Let's start with something as elementary as counting how many coils we have in a spiral. When you have made one complete turn around the circle, this counts as one coil. A second complete turn around the circle counts as two coils.
Looking at our two coil spiral, you can see that on both the right and left hand sides of the spiral you have two widths of wire. This is also true for the bottom. Only the very top has a little extra wire where the third coil would begin. This is an example of a symmetrical spiral, because all sides are even.
Now what happens if I begin a third coil but only go partially around the circle? You can see that the left hand side has three widths of wire, while the right hand side only has two widths of wire. This is an example of an asymmetrical spiral. Anytime that you do not go all the way around the circle, your spiral will be asymmetrical.
Now lets say you wanted to take a matching asymmetrical spiral and flip it over to mate on the other side, or mate it to a a circular finding. You can see what happens in the following picture. The side that has three widths of wire is now trying to mate with the side that has two widths of wire. It doesn't look nice does it? Nor does it mate in any way.
But if we take two symmetrical spirals and mate one to the other, they match perfectly!
Now, let's say you wanted to add a little loop in your spiral. First you have to decide where you want that loop to be in your design. You could make a loop right at the starting point of your next coil perhaps. It depends on the needs of your design.
If you wanted to keep coiling after you made your loop, you have a couple of options. You can go all the way around the spiral and back to your loop and stay symmetrical, or you could go half way around the circle or any degrees you please and have an asymmetrical spiral again. It really depends on your design needs.
What if you did not want your loop to be right at the end of your last coil? But you still wanted to maintain symmetry? Let's say, for example, you wanted the loop to be at a 180 degrees location from the finish of the last coil.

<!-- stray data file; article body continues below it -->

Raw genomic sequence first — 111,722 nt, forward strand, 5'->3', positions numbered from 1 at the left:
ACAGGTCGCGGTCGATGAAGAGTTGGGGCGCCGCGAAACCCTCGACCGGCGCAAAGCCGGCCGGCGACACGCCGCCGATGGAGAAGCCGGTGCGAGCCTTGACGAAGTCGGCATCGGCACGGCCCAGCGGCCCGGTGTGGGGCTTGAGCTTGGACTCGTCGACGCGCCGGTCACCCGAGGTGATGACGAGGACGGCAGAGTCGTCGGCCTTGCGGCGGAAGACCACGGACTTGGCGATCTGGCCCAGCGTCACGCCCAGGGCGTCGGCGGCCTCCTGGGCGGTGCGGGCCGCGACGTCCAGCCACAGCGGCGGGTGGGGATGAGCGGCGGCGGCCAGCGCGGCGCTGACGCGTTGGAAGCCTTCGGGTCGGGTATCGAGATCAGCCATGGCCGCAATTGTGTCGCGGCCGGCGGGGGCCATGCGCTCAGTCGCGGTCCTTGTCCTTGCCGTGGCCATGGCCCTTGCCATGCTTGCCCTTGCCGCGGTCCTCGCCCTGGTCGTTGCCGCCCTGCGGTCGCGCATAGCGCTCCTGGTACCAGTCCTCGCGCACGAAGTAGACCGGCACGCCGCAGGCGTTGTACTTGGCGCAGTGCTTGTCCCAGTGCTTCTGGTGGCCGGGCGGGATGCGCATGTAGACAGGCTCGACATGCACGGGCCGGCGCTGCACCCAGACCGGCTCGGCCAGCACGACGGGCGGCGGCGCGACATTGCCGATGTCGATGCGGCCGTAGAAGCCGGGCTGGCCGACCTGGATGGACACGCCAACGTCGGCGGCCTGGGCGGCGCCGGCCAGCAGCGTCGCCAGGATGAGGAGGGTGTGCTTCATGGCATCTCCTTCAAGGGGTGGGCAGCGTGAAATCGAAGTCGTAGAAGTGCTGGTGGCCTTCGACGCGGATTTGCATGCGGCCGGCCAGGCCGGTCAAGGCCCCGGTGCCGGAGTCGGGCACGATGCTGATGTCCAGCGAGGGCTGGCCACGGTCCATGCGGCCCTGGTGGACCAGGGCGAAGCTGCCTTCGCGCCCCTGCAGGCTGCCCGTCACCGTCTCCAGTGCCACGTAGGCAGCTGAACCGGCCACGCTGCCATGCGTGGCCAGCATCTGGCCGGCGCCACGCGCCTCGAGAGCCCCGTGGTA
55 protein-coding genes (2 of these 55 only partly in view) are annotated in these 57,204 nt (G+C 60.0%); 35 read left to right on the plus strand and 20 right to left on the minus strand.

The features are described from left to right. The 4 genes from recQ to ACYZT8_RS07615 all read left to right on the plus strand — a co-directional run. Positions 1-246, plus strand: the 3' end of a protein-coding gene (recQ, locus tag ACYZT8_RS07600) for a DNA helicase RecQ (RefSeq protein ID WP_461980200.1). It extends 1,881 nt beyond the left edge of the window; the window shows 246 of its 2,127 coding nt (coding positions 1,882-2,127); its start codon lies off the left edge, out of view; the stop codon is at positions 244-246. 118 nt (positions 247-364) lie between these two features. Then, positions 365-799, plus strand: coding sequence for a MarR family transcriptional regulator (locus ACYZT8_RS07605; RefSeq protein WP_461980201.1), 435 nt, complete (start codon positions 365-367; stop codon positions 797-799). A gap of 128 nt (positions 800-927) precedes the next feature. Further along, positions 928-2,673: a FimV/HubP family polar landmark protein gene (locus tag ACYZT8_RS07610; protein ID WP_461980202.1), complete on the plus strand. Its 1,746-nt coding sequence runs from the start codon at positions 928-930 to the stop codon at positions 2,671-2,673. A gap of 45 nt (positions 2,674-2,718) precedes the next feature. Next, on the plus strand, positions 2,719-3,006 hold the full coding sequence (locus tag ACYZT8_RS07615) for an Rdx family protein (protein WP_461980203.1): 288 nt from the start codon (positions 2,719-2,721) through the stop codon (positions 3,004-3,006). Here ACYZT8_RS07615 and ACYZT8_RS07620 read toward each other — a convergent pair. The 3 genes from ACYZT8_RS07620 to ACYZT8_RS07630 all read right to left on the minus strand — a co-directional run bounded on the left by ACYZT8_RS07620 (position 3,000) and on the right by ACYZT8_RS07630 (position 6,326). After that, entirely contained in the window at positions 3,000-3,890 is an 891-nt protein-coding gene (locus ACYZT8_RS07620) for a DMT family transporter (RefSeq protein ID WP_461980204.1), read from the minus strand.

The way to do that, is to spiral half way around your last coil, stop and make a loop, and than finish the last half of your coil. Now you have a loop right where you want it, while also keeping your symmetry.
TIP: If you have trouble keeping track of the start point of each coil, you can always draw on your spiral with permanent marker. Once you no longer need the marks you can remove with steel wool.
Friday, February 5, 2010
Wednesday, February 3, 2010
I decided that if this Valentine Brooch is purchased on or before Feb 14 I will include the bonbon as a free gift.
You never expected to see that BonBon again did you? ;)
Tuesday, February 2, 2010
You'll find the tutorial to make this copper locket in the magazine if you are interested. I will also have the locket up for sale on Etsy. The exact locket in the magazine is up for sale, however I did oxidize it with Liver of Sulpher as soon I got it back from the magazine. The LOS adds a rich depth that also brings a touch of vintage elegance to the design. In the days when I sent it off to the magazine I did not use LOS.
Thanks to so many of you, and especially to Irina http://taniri.livejournal.com/ I now love LOS, and especially on copper.